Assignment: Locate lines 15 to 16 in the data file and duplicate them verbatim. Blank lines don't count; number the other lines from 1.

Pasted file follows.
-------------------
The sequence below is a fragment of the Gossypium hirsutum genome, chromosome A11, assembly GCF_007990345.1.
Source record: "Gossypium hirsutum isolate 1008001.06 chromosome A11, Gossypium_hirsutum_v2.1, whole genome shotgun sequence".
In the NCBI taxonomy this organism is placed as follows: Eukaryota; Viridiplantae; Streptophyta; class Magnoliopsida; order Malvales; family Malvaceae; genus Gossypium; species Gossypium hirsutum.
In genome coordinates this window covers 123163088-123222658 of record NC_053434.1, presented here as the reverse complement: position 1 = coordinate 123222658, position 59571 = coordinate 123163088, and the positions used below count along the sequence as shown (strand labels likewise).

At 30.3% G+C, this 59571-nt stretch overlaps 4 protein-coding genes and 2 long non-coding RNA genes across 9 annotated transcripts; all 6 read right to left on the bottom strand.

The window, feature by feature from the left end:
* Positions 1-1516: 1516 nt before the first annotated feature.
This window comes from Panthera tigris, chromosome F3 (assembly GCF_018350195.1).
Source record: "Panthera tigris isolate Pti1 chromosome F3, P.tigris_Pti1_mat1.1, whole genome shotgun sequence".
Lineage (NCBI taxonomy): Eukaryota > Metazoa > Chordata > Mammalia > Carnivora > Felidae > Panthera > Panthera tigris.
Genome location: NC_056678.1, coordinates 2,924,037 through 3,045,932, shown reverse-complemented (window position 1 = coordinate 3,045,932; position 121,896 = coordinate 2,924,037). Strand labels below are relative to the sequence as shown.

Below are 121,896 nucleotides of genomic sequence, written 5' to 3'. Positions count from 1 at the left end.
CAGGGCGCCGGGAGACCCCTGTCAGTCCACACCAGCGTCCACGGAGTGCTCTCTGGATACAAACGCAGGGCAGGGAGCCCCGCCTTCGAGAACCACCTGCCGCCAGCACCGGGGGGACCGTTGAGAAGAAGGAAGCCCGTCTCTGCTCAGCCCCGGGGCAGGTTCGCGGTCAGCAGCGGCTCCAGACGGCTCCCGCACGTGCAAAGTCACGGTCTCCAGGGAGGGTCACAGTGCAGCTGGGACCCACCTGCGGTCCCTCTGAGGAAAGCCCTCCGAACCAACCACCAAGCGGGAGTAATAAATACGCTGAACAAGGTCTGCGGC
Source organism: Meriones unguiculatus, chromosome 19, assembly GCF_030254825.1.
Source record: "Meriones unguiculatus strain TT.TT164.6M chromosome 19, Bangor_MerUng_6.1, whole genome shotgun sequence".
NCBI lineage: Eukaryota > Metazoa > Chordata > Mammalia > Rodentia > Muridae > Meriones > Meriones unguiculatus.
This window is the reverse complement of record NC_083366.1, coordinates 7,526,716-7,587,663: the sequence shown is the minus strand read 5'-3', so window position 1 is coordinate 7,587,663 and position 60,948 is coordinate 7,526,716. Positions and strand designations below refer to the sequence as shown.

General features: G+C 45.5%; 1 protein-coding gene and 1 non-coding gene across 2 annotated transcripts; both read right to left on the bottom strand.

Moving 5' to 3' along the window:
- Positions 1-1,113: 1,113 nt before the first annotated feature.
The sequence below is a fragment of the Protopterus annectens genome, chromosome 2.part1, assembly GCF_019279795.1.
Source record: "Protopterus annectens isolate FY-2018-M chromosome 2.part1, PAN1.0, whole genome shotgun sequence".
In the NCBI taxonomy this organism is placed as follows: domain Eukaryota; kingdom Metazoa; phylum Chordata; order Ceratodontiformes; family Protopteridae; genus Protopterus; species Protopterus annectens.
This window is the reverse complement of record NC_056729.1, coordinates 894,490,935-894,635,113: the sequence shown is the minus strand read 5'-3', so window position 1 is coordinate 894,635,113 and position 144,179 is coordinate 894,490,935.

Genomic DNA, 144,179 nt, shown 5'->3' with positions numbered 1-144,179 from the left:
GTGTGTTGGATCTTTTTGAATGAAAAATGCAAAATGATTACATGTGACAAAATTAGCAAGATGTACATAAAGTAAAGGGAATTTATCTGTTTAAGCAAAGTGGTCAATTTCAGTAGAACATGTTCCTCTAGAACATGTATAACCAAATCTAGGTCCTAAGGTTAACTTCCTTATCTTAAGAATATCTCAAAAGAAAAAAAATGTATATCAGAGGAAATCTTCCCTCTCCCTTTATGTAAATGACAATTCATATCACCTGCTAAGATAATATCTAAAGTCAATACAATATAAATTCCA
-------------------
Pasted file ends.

Source record: "Meriones unguiculatus strain TT.TT164.6M chromosome 19, Bangor_MerUng_6.1, whole genome shotgun sequence".
NCBI lineage: Eukaryota > Metazoa > Chordata > Mammalia > Rodentia > Muridae > Meriones > Meriones unguiculatus.